Rowland glanced after the retreating officer with a cynical smile. "I wonder," he said to himself, "why he comes down here talking navigation to a foremast hand. Why am I up here—out of my turn? Is this something in line with that bottle?" He resumed the short pacing back and forth on the end of the bridge, and the rather gloomy train of thought which the officer had interrupted.
"How long," he mused, "would his ambition and love of profession last him after he had met, and won, and lost, the only woman on earth to him? Why is it—that failure to hold the affections of one among the millions of women who live, and love, can outweigh every blessing in life, and turn a man's nature into a hell, to consume him? Who did she marry? Some one, probably a stranger long after my banishment, who came to her possessed of a few qualities of mind or physique that pleased her,—who did not need to love her—his chances were better without that—and he steps coolly and easily into my heaven. And they tell us, that 'God doeth all things well,' and that there is a heaven where all our unsatisfied wants are attended to—provided we have the necessary faith in it. That means, if it means anything, that after a lifetime of unrecognized allegiance, during which I win nothing but her fear and contempt, I may be rewarded by the love and companionship of her soul. Do I love her soul? Has her soul beauty of face and the figure and carriage of a Venus? Has her soul deep, blue eyes and a sweet, musical voice? Has it wit, and grace, and charm? Has it a wealth of pity for suffering? These are the things I loved. I do not love her soul, if she has one. I do not want it. I want her—I need her." He stopped in his walk and leaned against the bridge railing, with eyes fixed on the fog ahead. He was speaking his thoughts aloud now, and the first officer drew within hearing, listened a moment, and went back. "Working on him," he whispered to the third officer. Then he pushed the button which called the captain, blew a short blast of the steam whistle as a call to the boatswain, and resumed his watch on the drugged lookout, while the third officer conned the ship.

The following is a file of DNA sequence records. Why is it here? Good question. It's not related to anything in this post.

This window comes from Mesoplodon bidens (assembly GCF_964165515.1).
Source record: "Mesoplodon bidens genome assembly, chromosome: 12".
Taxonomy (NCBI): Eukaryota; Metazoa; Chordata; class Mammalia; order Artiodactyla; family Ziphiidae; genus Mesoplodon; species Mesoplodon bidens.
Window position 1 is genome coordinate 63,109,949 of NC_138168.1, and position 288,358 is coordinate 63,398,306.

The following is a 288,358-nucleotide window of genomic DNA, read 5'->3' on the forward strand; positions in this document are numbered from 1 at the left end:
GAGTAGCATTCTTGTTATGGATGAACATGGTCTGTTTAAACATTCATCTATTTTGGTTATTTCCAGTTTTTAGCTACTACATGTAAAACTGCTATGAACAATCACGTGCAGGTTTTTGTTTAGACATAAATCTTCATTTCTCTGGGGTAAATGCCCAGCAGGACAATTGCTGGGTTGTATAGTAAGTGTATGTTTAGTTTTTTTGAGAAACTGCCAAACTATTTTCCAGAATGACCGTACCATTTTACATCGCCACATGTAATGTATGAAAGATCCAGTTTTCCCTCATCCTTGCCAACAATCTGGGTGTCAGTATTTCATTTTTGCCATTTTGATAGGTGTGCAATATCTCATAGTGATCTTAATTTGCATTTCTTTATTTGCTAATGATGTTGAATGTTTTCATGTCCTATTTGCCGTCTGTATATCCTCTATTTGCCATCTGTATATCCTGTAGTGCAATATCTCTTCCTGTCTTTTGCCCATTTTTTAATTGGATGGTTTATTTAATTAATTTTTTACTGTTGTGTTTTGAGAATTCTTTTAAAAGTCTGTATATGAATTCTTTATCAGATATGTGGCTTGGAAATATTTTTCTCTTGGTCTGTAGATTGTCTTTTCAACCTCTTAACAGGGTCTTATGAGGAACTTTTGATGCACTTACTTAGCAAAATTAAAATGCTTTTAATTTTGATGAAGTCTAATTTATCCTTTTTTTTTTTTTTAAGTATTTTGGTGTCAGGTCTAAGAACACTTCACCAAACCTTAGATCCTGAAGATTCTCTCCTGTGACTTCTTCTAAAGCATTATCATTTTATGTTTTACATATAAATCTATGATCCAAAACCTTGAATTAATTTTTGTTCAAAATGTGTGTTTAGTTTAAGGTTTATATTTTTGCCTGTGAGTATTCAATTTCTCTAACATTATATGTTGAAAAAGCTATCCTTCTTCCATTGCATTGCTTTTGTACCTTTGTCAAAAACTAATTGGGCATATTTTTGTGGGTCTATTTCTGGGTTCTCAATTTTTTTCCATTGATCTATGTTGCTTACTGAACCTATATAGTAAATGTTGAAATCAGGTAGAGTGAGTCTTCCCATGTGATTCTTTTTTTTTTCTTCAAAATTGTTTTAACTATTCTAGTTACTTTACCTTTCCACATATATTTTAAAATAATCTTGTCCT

The steam call to the boatswain is so common a sound on a steamship as to generally pass unnoticed. This call affected another besides the boatswain. A little night-gowned figure arose from an under berth in a saloon stateroom, and, with wide-open, staring eyes, groped its way to the deck, unobserved by the watchman. The white, bare little feet felt no cold as they pattered the planks of the deserted promenade, and the little figure had reached the steerage entrance by the time the captain and boatswain had reached the bridge.